Cougars are making a comeback. The iconic wildcat hasn’t had a breeding population in the Great Lakes states since the early 1900s, but now they’re moving east. Experts say they could be back soon. Some people swear they already are.

By Patrick Shea

The following story is adapted from an episode of Points North, a narrative podcast about the land, water, and inhabitants of the Great Lakes. Listen to more episodes at

The small town of Hillsboro sits at the bottom of a valley, surrounded by steep wooded hills. It’s probably not what comes to mind when you think of southern Wisconsin. These woods are scattered with boulders, cliffs and caves.

Growing up in Hillsboro, this terrain was Steve Stanek’s playground.

“Back when I was a kid, there was no such thing as no trespassing. You could go anywhere you wanted to – out in the country, or the woods and the hills,” Stanek said. “There’s a large bluff that towers above Hillsboro. It didn’t really have a name, but we called it Spook Bluff.”

One day, when Steve was 13, he and some friends were exploring the woods on top of Spook Bluff.

“We came down off one side of it and stopped at a farm to get a drink of water, and this enormous roar came out of the woods,” Stanek said. “It was loud, it was throaty, you know; deep.”

Unsure what he had just heard, Stanek hurried home, a little shook up.

Twenty years later, he was working as a reporter at a local newspaper.

“One of our type-setters…had seen a large tan cougar on her property,” Stanek said. “That was the first one. And when you hear of one, you become aware of another and another and another.”

Once he asked around, the local sightings started flooding in – and haven’t stopped since. He’s been on the cougar beat for over 30 years now.

“I’ve published over the years probably about 200 sightings,” said Stanek. “I would say over 50% of them were black.”

The thing is, a black cougar has never been documented by wildlife biologists anywhere.

“There’s no such thing as a black cougar,” said Stanek. “They don’t exist. But are they here? Yes.”

There are things we see and hear, and then there are the things that science can confirm. This is a story about the tug-of-war between them, and how that tension might make it harder to find the truth.


“Hidden gem” is a term so overused that it’s sort of lost its meaning. But I can’t think of a better way to describe the Driftless Area.

During the last ice age, a chunk of land about the size of West Virginia was missed by the glaciers that leveled the rest of the Midwest. So instead of the flat farmland you’d expect, there are rocky bluffs and huge hills. As a flatlander, I’d call them borderline mountains.

That’s why Steve Stanek thinks it’s a perfect place for wildcats.

“There’s plenty of places for these things to build dens and to hide,” Stanek said. “To me there’s no mystery about this at all,” said Stanek. “I think they’re year-round residents here, and have always been. I think there’s tons of evidence here.”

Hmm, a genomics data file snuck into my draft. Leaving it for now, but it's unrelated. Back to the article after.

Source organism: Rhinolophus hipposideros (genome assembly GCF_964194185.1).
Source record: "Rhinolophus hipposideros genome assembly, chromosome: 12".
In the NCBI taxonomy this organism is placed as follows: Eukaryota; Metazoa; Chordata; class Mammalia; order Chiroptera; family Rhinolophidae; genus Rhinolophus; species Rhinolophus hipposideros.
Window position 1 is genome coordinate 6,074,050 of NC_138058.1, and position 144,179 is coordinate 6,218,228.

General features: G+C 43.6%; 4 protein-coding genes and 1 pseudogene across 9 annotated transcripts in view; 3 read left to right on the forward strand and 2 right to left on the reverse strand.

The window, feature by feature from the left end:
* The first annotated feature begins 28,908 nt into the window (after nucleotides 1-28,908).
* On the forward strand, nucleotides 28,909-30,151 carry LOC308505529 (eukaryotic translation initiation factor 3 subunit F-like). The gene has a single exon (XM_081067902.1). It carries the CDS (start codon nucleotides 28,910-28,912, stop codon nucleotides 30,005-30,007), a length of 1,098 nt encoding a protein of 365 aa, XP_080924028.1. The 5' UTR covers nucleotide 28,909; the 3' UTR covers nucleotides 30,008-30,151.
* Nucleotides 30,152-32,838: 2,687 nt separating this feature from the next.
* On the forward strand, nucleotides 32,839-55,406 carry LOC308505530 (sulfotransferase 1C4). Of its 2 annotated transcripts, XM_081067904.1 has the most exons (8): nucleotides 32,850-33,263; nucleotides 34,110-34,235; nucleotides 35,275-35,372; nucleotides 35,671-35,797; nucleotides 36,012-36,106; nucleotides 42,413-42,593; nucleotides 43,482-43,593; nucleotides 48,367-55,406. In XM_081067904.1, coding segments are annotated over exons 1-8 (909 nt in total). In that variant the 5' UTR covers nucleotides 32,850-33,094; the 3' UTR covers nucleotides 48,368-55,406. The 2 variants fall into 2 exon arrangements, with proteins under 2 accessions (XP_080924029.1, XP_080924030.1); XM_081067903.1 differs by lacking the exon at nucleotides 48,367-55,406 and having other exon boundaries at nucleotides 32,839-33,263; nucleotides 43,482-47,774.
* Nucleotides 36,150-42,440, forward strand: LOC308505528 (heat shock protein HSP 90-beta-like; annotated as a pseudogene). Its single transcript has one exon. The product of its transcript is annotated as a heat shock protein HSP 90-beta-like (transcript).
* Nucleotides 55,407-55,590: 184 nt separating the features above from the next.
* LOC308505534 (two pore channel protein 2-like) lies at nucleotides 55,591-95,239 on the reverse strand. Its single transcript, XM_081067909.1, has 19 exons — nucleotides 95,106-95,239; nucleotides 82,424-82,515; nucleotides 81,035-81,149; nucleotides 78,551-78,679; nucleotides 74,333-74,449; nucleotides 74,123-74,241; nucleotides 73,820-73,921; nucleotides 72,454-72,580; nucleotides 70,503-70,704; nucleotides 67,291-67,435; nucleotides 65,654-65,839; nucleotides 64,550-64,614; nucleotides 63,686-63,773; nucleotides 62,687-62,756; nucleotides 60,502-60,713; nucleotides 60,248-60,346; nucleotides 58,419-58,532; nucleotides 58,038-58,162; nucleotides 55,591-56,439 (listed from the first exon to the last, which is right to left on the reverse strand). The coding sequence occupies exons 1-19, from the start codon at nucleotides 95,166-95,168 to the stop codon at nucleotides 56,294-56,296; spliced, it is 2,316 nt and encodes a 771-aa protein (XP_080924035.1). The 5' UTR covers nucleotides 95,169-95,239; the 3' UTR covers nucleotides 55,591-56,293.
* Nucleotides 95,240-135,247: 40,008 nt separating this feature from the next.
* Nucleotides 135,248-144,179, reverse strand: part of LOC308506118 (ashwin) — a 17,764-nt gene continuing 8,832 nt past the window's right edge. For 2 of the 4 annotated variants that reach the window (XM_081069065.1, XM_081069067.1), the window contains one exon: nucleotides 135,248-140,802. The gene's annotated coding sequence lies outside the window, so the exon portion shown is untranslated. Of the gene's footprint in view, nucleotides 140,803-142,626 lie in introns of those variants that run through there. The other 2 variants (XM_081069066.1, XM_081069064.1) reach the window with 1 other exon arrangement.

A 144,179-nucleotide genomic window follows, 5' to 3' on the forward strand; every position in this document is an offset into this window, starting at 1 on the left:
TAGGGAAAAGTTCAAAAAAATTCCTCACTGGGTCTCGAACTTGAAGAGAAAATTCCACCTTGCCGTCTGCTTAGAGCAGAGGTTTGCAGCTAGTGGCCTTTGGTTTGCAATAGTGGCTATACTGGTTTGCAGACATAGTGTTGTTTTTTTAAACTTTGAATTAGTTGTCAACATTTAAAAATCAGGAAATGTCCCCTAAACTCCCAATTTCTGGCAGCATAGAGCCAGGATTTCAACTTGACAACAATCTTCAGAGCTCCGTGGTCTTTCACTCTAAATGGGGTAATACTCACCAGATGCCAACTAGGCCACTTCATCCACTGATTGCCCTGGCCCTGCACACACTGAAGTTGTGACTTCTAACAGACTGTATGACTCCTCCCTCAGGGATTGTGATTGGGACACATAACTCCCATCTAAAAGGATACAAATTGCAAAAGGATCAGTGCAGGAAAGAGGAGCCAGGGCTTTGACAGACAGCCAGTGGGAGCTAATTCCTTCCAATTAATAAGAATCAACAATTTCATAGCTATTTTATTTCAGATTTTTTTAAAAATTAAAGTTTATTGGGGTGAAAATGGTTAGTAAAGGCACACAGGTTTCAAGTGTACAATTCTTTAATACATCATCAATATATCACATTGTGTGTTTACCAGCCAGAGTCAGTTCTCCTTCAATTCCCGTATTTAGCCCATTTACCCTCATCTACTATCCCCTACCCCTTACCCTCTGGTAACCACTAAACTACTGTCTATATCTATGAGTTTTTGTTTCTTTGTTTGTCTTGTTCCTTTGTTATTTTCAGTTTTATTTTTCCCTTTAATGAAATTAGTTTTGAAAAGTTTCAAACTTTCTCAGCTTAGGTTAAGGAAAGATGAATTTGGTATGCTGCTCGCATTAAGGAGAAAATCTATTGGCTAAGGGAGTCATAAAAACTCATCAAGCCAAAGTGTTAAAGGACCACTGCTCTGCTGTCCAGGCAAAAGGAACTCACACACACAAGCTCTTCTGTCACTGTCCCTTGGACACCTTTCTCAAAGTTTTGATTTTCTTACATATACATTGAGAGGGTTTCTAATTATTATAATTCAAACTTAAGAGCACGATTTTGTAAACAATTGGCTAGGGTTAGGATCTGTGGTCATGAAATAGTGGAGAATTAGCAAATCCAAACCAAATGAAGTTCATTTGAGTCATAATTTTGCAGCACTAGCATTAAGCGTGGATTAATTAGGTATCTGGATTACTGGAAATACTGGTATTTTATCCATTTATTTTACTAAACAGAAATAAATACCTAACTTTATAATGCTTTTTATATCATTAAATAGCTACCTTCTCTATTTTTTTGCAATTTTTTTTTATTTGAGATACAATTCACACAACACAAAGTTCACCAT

Steve wanted to show me that evidence. First stop: Sue Wallace, who says she saw a black cougar right in her driveway a couple years ago. So, we went for a drive.

Perfect habitat for a mountain lion? Wooded bluffs like this one south of Hillsboro, WI, can be found throughout the Driftless Area. (Patrick Shea / Points North)

It was strangely warm – a rainy day in the middle of January. The melting snow turned to fog that seemed to get tangled in the treetops. It was the kind of day when you’d expect to see something mysterious.

Steve told me Sue was a little nervous about being recorded. That’s natural. But she agreed, probably because Steve is here. Everywhere we went, he got a warm reception. People are glad he’s reporting on these sightings, because they’re looking for an explanation.

A lot of folks say they’ve seen these big black cats. And as we drove down a backroad winding through the hills, I peered into the fog and I saw one, too.

We pulled over for a closer look at a wooden cutout of a huge black cat, displayed along the side of an old, white barn – a la bigfoot.

“It shows you how there’s the notoriety of this area, especially this valley,” Stanek said. “There’s been so many sightings here.”

We turned onto Sue Wallace’s dirt driveway, which runs up the middle of a ravine with wooded slopes rising up from both sides of the two-track.

Wallace has lived in Hillsboro her whole life. She’s lived at this beautiful spot west of town for eight years, along with her husband, kids, cats, dogs, and some donkeys. Sue said a few months ago, her husband noticed the donkeys getting really riled up about something in the woods. She has a guess at what it was.

Because one November morning, before sunrise, Wallace saw something she’ll never forget.

“The truck was parked up there in between the two sheds, and then I backed it up down up on the driveway and [came] down here,” said Wallace. “And then it just walked right in front of my headlights.”

Wallace said a huge black cat slipped silently down the driveway, didn’t even glance at her, and disappeared into the darkness.

“His tail just, you know, it swooped like this,” said Wallace, making an upward curving motion with her hand. “It was a long tail; kind of a long body, decently sized.”

“The dog that we had in the house was 120 pounds, and I thought for a quick second it might have been him,” Wallace said. “But then you see the tail on that lion … I ended up sitting in the truck for about 10 minutes before I got out to come in the house. It was pretty scary. Kind of cool though, too.”


Stanek said Sue Wallace is just one of hundreds of eyewitnesses near Hillsboro. At a nearby library, we head to the basement where they keep archived newspapers. Steve pulls out a series of articles from his 30 years of reporting on cougar sightings.

“8 PM on the last day of May, 1993, while doing chores on their farm…”

“About 40 yards away I saw this big black cat, he reported. The creature was huge…”

“John compared the size of the lion to a large dog and said it was stone black…”

“I stepped out of the barn and here was this beautiful black, glistening animal, Joanne revealed…

“Johnson dashed into his garage to grab his cell phone for photographic proof ‘By the time I got back out, it was gone,’ he said. ‘I could hear it bounding away through the woods to the southeast.